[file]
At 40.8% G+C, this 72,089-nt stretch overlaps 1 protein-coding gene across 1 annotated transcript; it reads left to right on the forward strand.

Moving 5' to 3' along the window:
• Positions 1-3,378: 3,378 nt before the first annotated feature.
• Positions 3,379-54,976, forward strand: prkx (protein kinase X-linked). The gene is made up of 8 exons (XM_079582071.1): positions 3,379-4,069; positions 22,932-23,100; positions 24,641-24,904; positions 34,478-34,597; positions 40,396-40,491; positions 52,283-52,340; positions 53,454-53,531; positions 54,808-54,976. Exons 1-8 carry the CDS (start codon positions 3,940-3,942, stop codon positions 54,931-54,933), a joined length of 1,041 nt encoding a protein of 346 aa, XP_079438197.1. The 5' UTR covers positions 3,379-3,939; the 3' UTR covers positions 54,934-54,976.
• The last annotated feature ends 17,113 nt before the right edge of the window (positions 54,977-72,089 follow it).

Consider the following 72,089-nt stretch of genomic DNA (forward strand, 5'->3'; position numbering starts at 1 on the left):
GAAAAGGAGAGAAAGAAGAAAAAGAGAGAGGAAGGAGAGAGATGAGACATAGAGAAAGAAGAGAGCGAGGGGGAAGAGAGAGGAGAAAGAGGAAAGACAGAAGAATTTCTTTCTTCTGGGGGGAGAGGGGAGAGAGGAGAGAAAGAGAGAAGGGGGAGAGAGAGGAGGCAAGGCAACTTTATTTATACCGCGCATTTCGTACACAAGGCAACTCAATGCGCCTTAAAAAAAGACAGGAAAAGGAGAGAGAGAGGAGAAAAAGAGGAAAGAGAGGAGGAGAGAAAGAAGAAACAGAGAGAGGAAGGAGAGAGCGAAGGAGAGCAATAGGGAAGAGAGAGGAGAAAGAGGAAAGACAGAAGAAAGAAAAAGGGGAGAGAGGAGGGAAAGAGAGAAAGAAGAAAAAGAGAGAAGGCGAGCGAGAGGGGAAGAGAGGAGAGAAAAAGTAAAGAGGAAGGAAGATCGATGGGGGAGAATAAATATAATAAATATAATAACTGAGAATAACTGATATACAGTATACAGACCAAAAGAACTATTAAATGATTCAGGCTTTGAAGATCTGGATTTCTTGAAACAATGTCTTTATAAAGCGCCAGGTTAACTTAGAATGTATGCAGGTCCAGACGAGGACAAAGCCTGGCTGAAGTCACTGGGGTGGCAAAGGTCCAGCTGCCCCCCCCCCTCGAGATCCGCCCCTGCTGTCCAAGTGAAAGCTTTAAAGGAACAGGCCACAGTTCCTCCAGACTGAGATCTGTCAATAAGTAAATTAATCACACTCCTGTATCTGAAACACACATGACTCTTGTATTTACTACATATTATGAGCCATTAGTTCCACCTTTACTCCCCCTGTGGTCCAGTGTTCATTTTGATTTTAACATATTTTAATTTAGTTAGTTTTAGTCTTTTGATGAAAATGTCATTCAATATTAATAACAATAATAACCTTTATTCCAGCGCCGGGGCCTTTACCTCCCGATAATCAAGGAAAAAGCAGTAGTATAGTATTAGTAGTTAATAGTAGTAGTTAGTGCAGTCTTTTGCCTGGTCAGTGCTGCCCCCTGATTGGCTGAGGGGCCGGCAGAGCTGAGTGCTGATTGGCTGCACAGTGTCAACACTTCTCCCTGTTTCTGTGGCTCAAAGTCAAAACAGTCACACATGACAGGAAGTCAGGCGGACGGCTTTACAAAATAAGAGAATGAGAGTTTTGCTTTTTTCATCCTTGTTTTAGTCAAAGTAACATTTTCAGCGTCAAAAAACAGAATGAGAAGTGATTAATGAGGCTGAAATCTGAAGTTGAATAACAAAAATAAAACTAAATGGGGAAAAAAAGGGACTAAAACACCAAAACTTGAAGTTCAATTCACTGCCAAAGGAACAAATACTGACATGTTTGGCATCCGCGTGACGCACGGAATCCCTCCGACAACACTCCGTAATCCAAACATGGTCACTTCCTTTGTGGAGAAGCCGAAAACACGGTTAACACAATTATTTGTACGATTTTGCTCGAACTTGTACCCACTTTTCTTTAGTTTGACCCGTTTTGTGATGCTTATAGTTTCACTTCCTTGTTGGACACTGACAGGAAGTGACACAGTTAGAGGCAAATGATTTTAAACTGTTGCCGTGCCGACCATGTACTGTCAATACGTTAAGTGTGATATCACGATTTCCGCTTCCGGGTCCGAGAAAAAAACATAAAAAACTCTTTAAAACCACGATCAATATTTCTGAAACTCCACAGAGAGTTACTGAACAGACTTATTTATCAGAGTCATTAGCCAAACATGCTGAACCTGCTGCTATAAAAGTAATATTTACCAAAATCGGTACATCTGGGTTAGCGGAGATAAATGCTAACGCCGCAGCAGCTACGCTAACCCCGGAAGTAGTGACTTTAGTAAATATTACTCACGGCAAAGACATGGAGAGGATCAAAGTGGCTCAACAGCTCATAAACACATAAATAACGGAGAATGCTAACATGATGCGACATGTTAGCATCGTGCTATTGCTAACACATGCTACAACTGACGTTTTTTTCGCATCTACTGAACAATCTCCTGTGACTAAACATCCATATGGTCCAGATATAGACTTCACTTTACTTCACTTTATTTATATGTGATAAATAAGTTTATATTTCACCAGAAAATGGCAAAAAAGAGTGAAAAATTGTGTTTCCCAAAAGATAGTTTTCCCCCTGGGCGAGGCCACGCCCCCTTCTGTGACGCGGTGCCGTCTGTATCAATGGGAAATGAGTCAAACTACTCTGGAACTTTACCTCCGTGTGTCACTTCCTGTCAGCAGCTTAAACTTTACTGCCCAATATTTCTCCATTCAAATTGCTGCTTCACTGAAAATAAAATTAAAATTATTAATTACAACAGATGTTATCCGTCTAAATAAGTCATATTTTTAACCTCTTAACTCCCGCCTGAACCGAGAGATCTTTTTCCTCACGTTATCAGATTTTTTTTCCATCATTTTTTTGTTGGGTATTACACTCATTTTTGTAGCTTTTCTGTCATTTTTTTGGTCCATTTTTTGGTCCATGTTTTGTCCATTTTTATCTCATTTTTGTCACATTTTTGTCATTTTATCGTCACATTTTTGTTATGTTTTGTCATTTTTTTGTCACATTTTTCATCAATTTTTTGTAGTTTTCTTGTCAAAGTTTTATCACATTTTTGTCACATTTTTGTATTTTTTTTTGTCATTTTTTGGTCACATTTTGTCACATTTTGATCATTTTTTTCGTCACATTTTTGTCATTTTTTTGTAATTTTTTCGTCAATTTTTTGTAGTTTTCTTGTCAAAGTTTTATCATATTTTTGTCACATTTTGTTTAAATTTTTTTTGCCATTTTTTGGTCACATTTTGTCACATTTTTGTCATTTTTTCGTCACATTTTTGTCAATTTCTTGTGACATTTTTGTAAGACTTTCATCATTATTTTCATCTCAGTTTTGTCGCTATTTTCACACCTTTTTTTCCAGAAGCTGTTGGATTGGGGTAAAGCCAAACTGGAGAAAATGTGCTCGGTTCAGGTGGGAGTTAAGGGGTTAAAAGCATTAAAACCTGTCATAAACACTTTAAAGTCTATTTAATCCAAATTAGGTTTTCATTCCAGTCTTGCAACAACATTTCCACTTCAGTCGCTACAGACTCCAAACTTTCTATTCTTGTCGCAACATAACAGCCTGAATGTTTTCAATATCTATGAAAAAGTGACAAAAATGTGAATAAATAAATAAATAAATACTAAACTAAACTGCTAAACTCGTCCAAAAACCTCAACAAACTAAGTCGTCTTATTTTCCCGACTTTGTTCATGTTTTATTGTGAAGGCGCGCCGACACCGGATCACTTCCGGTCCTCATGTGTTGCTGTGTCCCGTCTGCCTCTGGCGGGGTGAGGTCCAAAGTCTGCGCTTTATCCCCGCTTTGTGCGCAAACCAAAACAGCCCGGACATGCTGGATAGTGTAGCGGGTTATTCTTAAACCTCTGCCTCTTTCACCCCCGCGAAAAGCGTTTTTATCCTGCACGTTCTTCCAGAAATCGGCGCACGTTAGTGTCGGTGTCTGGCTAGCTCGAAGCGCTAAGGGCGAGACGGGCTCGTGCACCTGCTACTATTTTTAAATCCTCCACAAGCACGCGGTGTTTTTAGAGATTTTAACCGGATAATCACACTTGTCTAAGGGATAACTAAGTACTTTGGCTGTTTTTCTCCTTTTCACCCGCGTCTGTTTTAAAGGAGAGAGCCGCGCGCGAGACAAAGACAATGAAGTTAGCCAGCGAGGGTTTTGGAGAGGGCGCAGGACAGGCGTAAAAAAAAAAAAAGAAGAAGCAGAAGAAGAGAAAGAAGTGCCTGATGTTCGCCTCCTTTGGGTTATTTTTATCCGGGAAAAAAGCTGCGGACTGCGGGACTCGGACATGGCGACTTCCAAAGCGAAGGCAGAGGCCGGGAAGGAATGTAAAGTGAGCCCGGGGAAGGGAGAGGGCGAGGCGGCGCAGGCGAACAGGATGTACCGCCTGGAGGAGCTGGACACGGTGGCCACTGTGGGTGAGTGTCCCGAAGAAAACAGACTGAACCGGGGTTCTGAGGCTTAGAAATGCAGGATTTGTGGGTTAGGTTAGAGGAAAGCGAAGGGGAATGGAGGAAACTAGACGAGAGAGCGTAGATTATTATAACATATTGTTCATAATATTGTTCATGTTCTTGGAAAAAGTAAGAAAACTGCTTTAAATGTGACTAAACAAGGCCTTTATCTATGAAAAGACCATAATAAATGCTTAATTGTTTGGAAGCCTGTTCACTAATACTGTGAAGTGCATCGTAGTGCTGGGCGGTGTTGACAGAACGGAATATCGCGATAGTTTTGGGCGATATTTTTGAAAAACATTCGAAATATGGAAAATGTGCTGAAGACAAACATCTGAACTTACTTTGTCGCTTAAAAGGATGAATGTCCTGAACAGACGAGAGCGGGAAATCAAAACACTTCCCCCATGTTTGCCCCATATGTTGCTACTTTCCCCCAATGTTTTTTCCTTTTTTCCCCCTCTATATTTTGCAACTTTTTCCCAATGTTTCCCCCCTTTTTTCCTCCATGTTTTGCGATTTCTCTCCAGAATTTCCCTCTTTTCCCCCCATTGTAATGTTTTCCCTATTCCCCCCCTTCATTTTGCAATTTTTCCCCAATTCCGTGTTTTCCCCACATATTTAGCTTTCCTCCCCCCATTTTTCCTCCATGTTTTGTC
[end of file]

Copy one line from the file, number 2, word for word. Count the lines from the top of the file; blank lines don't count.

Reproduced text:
Moving 5' to 3' along the window: